Pattern recognition

SF MOMA

On our recent business trip to the left coast (after a pit stop for the fascinating Renaissance Weekend in Utah), we were finally able to visit the renovated SF MOMA. And while we don’t exit thru the gift shop, well, actually we did. And the bookstore left us with plenty of summer reading inspiration — from A Smile in the Mind: Witty Thinking in Graphic Design (the classic had a new edition out last year — over 1,000 visual examples of humour, irony and playfulness in graphic design and branding over the last few decades) to the Little Book of Hygge (which just might make us look forward to the winter or at least a visit to Copenhagen!).

Bookshelf: What We’re Reading

books

There’s a lot happening these days at Wert&Co.–reflected in six books we would like to share with you. We’ve been preparing for a few talks and seeking to understand ourselves and our work more deeply, finding inspiration from the self discovery of childhood to the wisdom (hopefully) gained over the years. This month we also mourned the loss of John Berger who’s seminal Ways of Seeing provided us not just with a tool to view art in a revolutionary way, but a tool to understand critically the images that surround us. Finally with data ruling the day, in both politics and our work, we’ve found ourselves recently in a deep dive on both the mechanics, design and ethics of this fascinating subject.

Oh yes, the planet is sublime!

reader

I have a crazy,
crazy love of things.
I like pliers,
and scissors.
I love
cups,
rings,
and bowls –
not to speak, of course,
of hats.
I love
all things,
not just
the grandest,
also
the
infinite-
ly
small–
thimbles,
spurs,
plates,
and flower vases.
Oh yes,
the planet
is sublime!

Odes to Common Things by Pablo Neruda
(photo by Daniel Wert)

 

Dear Data

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This beautiful, year-long collaboration between award-winning information designer Giorgia Lupi (an Italian NY transplant) and Stefanie Posavec (an American London transplant) was conceived as a “personal documentary” and demonstrates the power of connecting. The two (who had met only twice) engaged in a 52 week analog, hand-drawn, visualized, pen-pal relationship. “On the front of the postcard there would be a unique representation of our weekly data, and, on the other side (in addition to the necessary postage and address), we would squeeze in detailed keys to our drawings: the code to enable the recipient to decipher the picture, and to fantasize about what had happened” the week before.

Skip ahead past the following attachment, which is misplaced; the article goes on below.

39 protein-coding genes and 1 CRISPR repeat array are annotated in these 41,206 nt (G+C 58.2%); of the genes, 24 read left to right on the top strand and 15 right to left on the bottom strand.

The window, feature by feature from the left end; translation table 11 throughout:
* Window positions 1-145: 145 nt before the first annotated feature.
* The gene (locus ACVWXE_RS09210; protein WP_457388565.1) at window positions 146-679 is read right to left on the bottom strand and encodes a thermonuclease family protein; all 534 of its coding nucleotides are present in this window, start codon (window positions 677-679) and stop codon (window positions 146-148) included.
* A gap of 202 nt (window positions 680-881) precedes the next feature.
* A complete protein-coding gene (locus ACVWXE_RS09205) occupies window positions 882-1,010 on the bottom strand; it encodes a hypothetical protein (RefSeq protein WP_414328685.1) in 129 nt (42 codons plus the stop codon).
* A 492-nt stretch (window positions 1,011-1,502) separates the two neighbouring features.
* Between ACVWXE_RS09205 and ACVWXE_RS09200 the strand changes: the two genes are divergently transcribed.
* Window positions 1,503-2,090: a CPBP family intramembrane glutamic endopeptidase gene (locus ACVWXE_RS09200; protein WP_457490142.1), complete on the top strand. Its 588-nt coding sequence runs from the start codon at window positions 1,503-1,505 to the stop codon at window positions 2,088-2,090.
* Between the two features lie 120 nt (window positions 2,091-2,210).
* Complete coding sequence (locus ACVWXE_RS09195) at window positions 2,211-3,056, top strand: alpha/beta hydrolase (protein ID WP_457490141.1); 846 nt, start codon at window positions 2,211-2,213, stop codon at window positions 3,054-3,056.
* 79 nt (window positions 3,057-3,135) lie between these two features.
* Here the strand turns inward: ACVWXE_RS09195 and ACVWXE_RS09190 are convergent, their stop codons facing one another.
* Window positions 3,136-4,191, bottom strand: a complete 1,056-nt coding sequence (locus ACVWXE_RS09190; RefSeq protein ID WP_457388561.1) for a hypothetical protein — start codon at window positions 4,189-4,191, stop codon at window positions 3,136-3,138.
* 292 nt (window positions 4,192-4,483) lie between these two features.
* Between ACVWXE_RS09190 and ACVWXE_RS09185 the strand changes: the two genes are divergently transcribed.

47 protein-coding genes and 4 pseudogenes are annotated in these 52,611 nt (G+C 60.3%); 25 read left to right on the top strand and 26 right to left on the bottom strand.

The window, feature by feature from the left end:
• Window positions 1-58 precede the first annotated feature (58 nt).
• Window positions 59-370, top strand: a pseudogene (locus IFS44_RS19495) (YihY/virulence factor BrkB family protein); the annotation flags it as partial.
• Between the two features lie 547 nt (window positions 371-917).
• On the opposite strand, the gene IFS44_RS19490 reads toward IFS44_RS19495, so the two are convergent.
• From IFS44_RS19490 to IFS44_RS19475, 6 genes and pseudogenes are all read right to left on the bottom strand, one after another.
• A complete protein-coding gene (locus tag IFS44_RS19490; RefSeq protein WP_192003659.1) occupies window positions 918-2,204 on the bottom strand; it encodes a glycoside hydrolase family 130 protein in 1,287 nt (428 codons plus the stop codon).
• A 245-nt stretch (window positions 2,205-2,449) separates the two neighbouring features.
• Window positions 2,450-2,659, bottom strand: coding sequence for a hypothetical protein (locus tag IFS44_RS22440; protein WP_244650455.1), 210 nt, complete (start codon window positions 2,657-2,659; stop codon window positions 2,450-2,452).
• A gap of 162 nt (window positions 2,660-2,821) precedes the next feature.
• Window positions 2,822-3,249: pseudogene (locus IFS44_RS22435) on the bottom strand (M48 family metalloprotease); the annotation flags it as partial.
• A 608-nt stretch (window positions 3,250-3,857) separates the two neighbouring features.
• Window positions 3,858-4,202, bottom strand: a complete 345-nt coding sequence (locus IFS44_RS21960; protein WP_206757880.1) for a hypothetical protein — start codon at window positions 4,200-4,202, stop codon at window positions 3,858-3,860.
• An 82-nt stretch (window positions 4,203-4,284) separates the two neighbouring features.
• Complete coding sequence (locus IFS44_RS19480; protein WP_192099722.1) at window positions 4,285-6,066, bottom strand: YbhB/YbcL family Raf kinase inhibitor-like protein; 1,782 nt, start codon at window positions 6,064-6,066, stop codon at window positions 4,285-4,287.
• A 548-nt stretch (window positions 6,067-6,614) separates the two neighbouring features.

Their new book on the project—Designing Data—will be released in September (available for pre-order now) and will include the postcards from the project, the duo’s thoughts on the process, and new illustrations. On their website, they are also inviting students, teachers and data pen-pals to participate in continuing the spirit of project.

WhatWeDoCounts… Twenty Over Eighty

20over80

Featuring twenty architecture and design luminaries over the age of eighty, reading the conversations captured in Aileen Kwun and Bryn Smith’s new book Twenty Over Eighty is like attending one of the world’s greatest salons. Including Milton Glaser, Denise Scott Brown, Seymour Chwast, Richard Hollis, Ricardo Scofidio, Stanley Tigerman, Ralph Caplan, Bob Gill, Alessandro Mendini, Richard Sapper and Deborah Sussman (to name just a few) the authors capture the spirit, personality and collective wisdom of an important generation of luminaries with much still to give. A recently excerpted section on Ingo Maurer gives an early glimpse of the book which debuts today.